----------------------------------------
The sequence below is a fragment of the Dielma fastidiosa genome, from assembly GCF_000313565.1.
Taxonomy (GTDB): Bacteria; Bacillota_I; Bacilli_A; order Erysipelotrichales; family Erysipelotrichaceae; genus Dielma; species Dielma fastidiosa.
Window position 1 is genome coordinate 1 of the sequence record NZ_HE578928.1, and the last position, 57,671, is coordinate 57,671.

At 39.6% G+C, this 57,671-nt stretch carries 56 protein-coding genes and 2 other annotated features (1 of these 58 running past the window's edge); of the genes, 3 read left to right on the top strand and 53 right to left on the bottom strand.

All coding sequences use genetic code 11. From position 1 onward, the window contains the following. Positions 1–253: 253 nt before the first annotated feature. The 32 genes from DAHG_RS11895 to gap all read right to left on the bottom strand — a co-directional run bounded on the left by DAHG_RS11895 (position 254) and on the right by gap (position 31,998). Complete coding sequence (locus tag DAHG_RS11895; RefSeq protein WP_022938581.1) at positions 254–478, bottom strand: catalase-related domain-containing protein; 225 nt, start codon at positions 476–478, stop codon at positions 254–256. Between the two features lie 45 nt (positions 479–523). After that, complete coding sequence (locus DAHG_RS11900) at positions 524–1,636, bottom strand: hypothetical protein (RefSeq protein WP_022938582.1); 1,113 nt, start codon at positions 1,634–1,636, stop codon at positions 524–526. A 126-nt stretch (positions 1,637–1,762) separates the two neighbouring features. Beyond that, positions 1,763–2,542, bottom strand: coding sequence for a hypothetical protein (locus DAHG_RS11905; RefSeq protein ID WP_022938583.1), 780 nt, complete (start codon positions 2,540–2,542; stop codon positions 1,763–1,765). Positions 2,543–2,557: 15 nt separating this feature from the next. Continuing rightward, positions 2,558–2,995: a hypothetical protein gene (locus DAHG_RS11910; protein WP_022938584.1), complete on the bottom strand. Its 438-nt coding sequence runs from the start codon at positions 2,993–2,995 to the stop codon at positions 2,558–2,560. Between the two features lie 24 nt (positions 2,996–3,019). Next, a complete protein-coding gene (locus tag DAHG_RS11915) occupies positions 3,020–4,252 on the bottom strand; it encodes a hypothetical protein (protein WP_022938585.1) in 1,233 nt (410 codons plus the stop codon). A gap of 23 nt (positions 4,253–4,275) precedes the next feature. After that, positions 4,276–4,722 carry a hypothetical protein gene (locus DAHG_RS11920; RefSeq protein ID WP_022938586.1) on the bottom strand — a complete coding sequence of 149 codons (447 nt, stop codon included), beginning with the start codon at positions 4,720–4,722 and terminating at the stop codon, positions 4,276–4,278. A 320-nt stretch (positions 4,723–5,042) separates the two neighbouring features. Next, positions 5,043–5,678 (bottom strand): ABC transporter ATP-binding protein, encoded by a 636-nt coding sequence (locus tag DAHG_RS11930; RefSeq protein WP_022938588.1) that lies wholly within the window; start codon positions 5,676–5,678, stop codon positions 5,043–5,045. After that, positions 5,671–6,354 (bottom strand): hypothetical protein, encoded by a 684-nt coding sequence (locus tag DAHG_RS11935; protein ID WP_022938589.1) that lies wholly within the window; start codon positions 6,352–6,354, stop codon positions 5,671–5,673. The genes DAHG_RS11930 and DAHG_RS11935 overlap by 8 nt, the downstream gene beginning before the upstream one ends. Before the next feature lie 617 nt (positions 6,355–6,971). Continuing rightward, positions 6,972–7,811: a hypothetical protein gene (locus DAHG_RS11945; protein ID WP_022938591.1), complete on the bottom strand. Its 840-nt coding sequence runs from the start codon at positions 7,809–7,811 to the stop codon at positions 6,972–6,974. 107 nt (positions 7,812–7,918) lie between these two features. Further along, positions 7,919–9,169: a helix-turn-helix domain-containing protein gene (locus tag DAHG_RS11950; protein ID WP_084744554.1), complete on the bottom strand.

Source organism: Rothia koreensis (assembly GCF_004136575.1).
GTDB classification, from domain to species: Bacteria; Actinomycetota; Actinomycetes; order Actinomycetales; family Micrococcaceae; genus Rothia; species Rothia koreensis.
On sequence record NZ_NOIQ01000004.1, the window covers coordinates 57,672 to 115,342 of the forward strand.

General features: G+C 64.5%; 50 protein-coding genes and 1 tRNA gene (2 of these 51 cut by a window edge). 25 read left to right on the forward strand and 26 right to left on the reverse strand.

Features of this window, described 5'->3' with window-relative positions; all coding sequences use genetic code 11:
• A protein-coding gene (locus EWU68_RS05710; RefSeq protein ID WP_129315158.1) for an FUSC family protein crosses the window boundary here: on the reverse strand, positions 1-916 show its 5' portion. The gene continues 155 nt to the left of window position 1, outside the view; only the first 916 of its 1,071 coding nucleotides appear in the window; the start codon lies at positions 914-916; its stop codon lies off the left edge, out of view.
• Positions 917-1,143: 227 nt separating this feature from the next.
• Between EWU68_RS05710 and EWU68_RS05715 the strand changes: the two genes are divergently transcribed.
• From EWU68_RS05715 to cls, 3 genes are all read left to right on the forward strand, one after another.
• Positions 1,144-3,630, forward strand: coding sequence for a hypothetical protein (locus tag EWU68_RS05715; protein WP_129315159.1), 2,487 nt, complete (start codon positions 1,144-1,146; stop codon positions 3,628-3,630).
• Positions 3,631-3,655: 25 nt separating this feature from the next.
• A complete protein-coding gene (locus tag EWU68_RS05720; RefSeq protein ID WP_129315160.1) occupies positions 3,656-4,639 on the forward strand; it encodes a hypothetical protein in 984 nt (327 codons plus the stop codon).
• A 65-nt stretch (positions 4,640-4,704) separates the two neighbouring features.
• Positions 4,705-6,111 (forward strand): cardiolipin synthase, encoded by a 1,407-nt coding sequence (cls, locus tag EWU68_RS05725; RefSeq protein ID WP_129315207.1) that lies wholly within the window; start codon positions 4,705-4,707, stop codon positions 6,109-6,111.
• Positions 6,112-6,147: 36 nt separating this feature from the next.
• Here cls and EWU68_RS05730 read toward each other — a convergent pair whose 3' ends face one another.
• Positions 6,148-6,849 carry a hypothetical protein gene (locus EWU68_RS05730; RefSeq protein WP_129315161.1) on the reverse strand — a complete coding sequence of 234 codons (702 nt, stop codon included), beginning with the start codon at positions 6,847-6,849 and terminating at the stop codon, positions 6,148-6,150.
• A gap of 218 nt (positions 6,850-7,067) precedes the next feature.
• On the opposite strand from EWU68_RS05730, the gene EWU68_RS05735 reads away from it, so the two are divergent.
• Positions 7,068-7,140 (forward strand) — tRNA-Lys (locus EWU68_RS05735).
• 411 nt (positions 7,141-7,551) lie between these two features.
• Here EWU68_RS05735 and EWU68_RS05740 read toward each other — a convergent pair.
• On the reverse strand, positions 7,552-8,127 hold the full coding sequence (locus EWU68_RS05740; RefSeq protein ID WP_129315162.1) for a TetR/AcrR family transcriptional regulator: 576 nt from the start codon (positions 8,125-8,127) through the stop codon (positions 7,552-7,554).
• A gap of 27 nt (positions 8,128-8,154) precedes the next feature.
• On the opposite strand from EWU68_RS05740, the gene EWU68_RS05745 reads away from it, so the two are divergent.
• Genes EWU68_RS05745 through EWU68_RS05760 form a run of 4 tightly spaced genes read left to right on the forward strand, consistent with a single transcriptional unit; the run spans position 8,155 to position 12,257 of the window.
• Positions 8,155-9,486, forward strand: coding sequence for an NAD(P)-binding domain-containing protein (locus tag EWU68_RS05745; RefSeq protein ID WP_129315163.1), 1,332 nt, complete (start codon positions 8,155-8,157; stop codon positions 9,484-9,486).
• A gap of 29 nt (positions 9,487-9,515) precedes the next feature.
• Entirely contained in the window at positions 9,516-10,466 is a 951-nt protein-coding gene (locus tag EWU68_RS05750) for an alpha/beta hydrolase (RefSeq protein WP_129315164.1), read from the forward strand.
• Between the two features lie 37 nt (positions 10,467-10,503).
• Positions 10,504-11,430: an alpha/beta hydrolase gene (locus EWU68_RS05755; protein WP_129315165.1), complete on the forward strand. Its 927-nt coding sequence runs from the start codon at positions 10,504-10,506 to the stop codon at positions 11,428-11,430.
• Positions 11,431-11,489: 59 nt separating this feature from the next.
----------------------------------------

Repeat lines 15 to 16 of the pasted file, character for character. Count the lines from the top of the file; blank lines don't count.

• Positions 1,144-3,630, forward strand: coding sequence for a hypothetical protein (locus tag EWU68_RS05715; protein WP_129315159.1), 2,487 nt, complete (start codon positions 1,144-1,146; stop codon positions 3,628-3,630).
• Positions 3,631-3,655: 25 nt separating this feature from the next.